Two killed in south Lebanon clashes linked to Syrian conflict

Photo: Two killed in south Lebanon clashes linked to Syrian conflict / Arabic region

Two died Tuesday in Lebanon when clashes erupted between supporters and opponents of the government in Syria, Lebanese police said, dpa reported.

Fighting broke out after loyalists to Sunni Islamist cleric Sheikh Ahmed al-Assir stormed apartments buildings belonging to the Shiite militia Hezbollah group in the area of Abra, east of the port city of Sidon.

The incident led Hezbollah followers to storm the villa of a follower of al-Assir, former Lebanese singer Fadl Shaker.

Lebanese media outlets said rocket-propelled grenades were used in the clashes.

Al-Assir is a key backer of the Syrian opposition and is an outspoken critic of Hezbollah and al-Assad. Hezbollah has publicly backed the embattled government of Syrian President Bashar al-Assad, which has been fighting off a predominantly Sunni-led insurgency for more than two years. Fighting has routinely spilled into Lebanon.

Residents in the city of Sidon, 40 kilometres south of Beirut, told dpa masked gunmen and snipers had deployed in great numbers on the rooftops of buildings in Abra. Lebanese troops were sent to the region and were firing shots at the gunmen in an attempt to contain the violence.

A military source said that all roads leading to Sidon have been closed and that the army is trying to contain the clashes.

The clashes took place as EU foreign policy chief Catherine Ashton reiterated the EU'S commitment to a political solution to the conflict in Syria and the need to bring an end to the violence.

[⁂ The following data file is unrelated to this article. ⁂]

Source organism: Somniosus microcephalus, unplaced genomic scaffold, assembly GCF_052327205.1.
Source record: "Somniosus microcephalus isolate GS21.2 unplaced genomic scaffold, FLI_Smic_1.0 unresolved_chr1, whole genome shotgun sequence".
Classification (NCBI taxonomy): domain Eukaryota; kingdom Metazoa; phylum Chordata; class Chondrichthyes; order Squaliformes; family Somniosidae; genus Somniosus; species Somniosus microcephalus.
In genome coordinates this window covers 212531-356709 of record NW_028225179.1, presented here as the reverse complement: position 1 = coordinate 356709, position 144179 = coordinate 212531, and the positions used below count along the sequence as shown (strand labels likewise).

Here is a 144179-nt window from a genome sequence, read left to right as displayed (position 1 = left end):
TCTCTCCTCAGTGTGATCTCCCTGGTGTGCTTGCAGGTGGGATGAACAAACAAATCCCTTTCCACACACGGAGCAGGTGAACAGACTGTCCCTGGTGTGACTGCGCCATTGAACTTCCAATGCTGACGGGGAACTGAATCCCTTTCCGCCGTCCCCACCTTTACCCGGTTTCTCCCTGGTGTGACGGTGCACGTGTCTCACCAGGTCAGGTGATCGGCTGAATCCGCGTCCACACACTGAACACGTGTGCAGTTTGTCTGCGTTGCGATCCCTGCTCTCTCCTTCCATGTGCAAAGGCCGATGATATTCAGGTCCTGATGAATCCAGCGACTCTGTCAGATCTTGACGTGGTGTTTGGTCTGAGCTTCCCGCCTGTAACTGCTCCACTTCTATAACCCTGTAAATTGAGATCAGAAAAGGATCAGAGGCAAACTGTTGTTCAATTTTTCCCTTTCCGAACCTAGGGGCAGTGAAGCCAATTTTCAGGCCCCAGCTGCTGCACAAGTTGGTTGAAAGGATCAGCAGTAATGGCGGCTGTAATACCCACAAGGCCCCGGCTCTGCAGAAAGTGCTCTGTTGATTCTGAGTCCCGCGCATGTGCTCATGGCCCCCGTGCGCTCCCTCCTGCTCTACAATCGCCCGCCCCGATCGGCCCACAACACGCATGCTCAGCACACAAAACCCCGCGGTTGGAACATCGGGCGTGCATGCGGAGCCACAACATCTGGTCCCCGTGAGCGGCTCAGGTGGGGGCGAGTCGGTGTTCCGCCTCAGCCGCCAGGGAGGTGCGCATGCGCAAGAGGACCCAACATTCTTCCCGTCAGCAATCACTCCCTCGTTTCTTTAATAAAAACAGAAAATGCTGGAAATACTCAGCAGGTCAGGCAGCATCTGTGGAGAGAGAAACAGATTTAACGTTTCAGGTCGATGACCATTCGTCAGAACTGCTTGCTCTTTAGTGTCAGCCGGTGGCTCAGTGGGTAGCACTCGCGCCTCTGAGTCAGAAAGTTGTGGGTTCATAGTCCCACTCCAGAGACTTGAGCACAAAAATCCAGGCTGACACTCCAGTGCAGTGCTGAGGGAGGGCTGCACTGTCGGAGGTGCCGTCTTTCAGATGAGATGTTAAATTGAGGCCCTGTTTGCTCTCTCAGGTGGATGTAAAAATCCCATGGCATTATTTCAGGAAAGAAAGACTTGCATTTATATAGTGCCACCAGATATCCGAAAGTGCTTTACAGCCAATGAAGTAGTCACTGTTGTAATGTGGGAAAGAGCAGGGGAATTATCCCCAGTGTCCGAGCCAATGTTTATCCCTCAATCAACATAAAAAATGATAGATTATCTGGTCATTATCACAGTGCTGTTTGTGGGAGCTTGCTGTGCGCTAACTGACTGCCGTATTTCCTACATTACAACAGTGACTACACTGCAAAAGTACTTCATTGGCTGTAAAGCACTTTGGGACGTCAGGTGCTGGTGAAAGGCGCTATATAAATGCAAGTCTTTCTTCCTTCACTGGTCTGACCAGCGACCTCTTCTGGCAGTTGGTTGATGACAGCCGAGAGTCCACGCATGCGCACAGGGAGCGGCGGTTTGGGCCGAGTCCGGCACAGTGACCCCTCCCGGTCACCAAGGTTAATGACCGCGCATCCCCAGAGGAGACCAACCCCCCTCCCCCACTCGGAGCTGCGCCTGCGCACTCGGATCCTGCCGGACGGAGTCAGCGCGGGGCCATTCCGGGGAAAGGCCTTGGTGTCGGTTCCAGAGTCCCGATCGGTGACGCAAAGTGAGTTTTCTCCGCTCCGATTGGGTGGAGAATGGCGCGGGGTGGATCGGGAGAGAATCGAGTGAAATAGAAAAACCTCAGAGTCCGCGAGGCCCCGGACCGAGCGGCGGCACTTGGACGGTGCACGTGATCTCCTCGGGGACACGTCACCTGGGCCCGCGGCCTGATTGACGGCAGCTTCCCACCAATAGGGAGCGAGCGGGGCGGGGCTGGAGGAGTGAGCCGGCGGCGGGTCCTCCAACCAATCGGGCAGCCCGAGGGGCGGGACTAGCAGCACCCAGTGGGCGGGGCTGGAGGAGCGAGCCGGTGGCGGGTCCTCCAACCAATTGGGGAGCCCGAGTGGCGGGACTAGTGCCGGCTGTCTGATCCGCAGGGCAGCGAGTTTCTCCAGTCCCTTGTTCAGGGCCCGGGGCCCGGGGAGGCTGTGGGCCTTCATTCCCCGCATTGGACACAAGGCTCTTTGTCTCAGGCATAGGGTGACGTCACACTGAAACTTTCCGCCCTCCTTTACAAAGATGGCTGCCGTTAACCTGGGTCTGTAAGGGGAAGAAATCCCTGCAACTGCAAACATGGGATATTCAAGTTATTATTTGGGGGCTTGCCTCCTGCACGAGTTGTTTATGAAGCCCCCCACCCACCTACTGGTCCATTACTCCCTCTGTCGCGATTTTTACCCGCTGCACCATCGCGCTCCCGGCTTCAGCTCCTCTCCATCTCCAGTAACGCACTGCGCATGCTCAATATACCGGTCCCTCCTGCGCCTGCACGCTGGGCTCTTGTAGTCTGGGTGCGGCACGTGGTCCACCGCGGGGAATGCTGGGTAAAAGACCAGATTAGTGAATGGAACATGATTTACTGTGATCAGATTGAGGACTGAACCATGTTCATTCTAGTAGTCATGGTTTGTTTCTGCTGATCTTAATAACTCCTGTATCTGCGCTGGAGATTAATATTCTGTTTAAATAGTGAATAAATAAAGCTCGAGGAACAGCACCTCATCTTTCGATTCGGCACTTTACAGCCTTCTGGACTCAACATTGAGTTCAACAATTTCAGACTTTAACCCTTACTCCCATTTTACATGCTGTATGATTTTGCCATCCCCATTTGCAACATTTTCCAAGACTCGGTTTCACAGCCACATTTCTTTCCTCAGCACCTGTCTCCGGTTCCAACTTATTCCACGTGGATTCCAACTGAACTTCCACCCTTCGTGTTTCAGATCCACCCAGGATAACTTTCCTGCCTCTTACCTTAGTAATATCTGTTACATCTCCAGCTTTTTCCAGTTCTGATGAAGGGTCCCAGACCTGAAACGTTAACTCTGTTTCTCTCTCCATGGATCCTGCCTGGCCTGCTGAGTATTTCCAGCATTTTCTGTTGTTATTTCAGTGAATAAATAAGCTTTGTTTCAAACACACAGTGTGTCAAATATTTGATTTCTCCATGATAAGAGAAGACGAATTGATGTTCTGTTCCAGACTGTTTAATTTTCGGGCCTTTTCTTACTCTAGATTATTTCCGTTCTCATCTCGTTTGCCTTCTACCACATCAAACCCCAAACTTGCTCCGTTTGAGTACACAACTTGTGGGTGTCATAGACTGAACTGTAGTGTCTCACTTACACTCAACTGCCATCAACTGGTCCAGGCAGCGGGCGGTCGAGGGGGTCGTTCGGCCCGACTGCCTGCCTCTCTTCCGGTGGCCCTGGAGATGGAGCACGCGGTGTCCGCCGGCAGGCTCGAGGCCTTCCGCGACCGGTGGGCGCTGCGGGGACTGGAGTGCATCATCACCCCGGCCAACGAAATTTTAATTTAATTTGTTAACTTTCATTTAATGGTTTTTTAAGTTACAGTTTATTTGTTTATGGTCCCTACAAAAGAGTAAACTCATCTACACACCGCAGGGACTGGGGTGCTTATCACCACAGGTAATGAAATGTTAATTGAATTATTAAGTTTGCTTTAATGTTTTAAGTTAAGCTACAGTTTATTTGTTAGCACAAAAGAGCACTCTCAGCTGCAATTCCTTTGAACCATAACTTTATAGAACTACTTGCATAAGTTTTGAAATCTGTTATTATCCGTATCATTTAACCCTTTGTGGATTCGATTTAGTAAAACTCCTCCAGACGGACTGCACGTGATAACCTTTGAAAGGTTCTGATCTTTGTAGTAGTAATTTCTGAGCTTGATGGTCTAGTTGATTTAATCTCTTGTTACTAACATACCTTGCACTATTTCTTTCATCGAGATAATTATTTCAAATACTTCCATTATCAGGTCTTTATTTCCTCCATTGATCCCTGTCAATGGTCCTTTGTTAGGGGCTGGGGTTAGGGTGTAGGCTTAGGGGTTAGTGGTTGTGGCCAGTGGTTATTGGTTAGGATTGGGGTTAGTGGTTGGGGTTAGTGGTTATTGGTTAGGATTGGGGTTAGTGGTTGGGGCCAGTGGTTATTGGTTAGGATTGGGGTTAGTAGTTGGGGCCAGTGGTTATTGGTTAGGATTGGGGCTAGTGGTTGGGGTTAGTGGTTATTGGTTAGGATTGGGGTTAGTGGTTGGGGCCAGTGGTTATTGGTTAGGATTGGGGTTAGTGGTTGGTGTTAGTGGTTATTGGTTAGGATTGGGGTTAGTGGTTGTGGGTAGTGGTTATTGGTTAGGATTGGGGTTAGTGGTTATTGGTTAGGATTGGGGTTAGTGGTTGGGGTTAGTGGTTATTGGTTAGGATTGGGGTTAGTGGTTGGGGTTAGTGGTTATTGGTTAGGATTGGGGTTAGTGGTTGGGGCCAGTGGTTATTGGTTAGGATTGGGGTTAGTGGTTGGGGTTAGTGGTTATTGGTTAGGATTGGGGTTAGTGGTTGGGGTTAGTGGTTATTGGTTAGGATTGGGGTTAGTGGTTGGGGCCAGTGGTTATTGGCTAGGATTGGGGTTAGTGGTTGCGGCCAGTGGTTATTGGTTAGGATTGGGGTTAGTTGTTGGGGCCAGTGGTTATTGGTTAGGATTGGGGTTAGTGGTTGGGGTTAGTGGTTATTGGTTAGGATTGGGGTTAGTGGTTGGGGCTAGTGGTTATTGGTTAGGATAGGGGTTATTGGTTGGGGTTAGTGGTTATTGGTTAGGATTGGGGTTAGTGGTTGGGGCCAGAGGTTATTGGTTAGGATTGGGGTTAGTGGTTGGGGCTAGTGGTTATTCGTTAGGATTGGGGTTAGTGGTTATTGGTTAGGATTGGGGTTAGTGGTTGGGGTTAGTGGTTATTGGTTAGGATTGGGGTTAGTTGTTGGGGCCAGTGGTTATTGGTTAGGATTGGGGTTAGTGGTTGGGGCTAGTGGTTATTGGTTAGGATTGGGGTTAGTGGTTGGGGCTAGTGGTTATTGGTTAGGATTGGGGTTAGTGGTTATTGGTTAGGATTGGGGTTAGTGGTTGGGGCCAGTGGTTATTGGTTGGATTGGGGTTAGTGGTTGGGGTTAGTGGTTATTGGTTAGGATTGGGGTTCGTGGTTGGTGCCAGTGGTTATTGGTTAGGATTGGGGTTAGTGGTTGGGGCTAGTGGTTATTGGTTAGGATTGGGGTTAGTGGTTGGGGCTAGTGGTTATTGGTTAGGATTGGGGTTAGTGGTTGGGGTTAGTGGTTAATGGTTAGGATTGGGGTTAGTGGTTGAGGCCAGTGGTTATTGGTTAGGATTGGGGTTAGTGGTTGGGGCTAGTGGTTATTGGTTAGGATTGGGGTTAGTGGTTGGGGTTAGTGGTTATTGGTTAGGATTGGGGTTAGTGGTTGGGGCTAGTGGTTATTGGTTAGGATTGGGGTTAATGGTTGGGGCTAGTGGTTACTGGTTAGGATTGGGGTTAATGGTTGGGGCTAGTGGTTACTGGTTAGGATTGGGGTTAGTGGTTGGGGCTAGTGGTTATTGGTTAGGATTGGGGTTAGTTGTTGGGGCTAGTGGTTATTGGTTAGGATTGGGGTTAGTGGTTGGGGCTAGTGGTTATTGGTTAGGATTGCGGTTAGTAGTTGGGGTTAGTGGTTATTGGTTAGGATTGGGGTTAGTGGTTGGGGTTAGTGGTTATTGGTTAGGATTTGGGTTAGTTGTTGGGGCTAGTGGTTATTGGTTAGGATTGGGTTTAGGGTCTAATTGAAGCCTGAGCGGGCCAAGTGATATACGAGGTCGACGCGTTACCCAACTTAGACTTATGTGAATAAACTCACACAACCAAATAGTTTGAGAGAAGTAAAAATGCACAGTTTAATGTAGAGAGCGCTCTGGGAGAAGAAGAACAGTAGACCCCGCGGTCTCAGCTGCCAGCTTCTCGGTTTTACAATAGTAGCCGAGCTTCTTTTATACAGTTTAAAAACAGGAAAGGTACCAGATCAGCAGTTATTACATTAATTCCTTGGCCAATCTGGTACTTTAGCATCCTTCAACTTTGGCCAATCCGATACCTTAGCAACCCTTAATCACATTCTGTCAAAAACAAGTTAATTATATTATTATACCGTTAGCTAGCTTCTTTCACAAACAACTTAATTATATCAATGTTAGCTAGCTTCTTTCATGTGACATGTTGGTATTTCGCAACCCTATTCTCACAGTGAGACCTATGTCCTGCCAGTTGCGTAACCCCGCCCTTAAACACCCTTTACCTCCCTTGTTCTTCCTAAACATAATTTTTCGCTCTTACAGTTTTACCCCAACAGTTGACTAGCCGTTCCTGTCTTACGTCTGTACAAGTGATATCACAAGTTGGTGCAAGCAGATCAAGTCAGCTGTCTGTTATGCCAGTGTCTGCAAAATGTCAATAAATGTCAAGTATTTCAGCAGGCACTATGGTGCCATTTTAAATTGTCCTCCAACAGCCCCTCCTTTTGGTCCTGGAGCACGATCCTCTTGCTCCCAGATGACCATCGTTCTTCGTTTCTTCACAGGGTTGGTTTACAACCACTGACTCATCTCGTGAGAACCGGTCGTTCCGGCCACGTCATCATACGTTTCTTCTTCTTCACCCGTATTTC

"The EU fully supports ongoing efforts towards an international peace conference, based on the principles included in the Geneva communique of 30 June 2012," Ashton said after meeting with Lebanese officials in Beirut.

UN High Commissioner for Refugees Antonio Guterres, who was also in Lebanon, sounded the alarm about the massive support needed for Syrian refugees and for the countries and communities hosting them.

"The long-feared spillover of the Syrian crisis into neighbouring countries is becoming a harsh reality that must be addressed to prevent the flames of war from spreading across the Middle East," the UN official said as he marked World Refugee Day.

Presenting the largest ever humanitarian funding plan for Lebanon, caretaker Prime Minister Najib Mikati and Guterres appealed to donor countries for 1.7 billion dollars that will be required for Lebanon to help meet the demands of the influx of Syrian refugees into the country.

The United Nations Higher Council for Refugees said Sunday that the number of Syrians who fled their wartorn country to Lebanon has exceeded 530,000.

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